Our most recent citywide election happened just a month ago, but the race is already on to replace District 9’s Supervisor, David Campos, who terms-out next year. Progressive columnist Joe Fitzgerald Rodriguez looks at the line-up of candidates so far:
[Edwin] Lindo, vice president of political affairs for the local Latino Democratic Club, joins Hillary Ronen, who is Supervisor David Campos’ legislative aide, as the only publicly known candidates for Campos’ seat.
Ronen filed a candidate intention statement on Nov. 16.
Lindo said he filed Nov. 2, though the documents are not publically available online.
Ronen told the San Francisco Examiner she’s running because she has “a deep love of the district,” and, “the knowledge and experience of how to fight and move legislation.”
Now that there are two progressives in the race, however, the vote to beat back moderate opposition may be split. And though ranked choice voting may less that impact, a split may shuffle endorsements, allegiances, and overall campaign power – all which will be key for progressives to topple any moderate candidate who comes out of the woodwork.
Campos, a noted progressive, will term out in 2016. The District 9 seat he now occupies is one of three famously left-leaning supervisor seats up for election, as progressive supervisors John Avalos and Eric Mar will also term out.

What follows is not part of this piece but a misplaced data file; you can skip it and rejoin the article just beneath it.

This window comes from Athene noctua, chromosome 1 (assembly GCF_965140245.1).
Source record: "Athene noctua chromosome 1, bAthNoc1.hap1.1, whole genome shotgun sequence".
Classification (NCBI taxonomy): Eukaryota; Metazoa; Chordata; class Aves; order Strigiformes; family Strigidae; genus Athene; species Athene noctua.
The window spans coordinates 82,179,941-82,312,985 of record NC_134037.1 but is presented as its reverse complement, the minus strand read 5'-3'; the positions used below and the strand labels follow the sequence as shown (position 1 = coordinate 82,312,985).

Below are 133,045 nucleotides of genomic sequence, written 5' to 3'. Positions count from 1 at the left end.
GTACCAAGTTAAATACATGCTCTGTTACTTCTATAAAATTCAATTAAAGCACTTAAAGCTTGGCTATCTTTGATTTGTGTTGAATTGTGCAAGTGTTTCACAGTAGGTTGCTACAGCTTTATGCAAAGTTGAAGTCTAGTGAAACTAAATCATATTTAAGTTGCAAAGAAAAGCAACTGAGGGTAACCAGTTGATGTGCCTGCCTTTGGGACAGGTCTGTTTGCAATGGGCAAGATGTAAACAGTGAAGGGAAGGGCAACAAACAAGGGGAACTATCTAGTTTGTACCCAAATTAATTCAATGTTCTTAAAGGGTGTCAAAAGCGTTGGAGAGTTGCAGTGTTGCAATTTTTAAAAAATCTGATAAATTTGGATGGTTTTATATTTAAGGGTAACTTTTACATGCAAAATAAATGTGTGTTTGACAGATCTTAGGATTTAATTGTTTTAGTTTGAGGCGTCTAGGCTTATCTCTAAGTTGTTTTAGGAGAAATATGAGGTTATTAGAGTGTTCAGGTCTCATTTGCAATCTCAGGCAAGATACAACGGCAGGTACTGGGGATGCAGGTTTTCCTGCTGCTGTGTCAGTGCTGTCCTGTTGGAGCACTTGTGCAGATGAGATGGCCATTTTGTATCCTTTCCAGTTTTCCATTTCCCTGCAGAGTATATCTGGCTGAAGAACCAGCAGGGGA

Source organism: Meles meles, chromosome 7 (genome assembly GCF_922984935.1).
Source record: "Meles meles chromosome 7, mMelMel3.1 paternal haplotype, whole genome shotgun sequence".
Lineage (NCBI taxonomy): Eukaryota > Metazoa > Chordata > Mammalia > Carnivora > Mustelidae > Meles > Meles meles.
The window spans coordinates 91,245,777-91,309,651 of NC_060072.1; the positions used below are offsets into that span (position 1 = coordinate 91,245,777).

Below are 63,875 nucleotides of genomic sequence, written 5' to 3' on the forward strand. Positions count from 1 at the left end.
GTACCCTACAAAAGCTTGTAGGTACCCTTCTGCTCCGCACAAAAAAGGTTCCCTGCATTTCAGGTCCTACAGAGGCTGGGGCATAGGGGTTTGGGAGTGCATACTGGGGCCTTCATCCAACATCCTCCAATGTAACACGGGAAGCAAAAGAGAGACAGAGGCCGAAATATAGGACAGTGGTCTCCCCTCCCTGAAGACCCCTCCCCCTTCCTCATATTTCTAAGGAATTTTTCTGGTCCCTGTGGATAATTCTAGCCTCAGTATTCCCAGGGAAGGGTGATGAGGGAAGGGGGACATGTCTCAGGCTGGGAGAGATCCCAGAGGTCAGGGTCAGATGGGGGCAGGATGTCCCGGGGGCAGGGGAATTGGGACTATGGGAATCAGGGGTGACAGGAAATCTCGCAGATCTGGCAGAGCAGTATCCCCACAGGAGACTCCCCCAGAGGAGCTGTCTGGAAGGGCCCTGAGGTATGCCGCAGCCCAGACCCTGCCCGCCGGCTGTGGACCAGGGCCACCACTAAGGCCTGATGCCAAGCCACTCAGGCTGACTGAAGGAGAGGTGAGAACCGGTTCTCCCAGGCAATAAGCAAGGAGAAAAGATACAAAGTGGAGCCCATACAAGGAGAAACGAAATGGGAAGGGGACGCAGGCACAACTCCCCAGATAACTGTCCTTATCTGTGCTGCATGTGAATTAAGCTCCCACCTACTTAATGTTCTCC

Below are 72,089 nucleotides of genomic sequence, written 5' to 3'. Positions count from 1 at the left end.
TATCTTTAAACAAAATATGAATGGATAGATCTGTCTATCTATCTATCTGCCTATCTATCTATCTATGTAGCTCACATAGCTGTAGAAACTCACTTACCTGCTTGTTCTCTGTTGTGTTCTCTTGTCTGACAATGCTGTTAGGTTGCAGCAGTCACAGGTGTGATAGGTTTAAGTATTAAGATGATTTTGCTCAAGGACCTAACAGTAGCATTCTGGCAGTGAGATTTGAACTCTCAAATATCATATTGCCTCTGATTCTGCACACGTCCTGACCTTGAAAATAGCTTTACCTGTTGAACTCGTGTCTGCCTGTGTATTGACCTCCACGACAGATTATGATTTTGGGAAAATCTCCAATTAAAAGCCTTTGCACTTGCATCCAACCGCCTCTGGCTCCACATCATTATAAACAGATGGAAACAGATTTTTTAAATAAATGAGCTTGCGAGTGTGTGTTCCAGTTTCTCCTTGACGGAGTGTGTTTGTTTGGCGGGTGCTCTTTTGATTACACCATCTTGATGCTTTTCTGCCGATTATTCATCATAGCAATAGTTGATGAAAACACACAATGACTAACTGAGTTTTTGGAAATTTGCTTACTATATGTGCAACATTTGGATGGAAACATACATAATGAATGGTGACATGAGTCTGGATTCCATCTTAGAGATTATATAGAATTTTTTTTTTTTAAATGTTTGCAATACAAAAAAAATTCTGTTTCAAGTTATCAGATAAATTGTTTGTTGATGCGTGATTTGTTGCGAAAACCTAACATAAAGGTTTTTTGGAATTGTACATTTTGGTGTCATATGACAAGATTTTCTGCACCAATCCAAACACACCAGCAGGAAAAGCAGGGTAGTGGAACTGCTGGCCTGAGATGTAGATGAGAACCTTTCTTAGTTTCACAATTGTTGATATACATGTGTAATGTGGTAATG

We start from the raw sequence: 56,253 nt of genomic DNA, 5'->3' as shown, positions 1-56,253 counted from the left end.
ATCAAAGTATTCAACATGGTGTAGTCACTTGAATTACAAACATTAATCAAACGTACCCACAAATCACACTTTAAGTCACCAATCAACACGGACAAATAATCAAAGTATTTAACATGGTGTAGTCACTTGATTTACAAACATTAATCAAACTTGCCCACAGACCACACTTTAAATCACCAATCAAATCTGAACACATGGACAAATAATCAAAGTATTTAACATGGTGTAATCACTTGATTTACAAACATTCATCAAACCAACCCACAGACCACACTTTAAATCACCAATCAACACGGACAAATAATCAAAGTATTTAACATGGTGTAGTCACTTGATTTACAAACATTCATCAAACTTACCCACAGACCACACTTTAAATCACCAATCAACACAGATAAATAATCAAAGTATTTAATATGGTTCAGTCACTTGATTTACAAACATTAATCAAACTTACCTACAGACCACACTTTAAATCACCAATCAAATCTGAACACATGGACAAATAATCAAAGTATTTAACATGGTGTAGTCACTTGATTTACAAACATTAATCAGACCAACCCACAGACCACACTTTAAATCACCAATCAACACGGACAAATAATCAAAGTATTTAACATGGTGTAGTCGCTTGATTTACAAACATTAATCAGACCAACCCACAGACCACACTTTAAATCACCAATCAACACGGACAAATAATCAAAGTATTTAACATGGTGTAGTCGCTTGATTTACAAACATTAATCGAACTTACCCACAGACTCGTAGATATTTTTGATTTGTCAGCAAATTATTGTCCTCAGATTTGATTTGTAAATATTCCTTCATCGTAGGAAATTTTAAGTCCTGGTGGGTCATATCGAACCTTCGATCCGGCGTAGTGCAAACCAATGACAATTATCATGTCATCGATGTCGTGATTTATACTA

With Supervisor-elect Aaron Peskin now on the Board of Supervisors, the board majority favors left-leaning progressives, with a 6-5 split. The 2016 elections then would give center-right moderates the chance to take back the board.
The real District 9 opponent is still waiting in in the wings: Joshua Arce. An attorney who works with the Laborers International Union, Arce has long been rumored to be running for the seat with the support of The City’s political “moderates.” Though he has not officially announced candidacy, a “personal endorsement” from a local San Franciscan for Arce’s candidacy has surfaced online.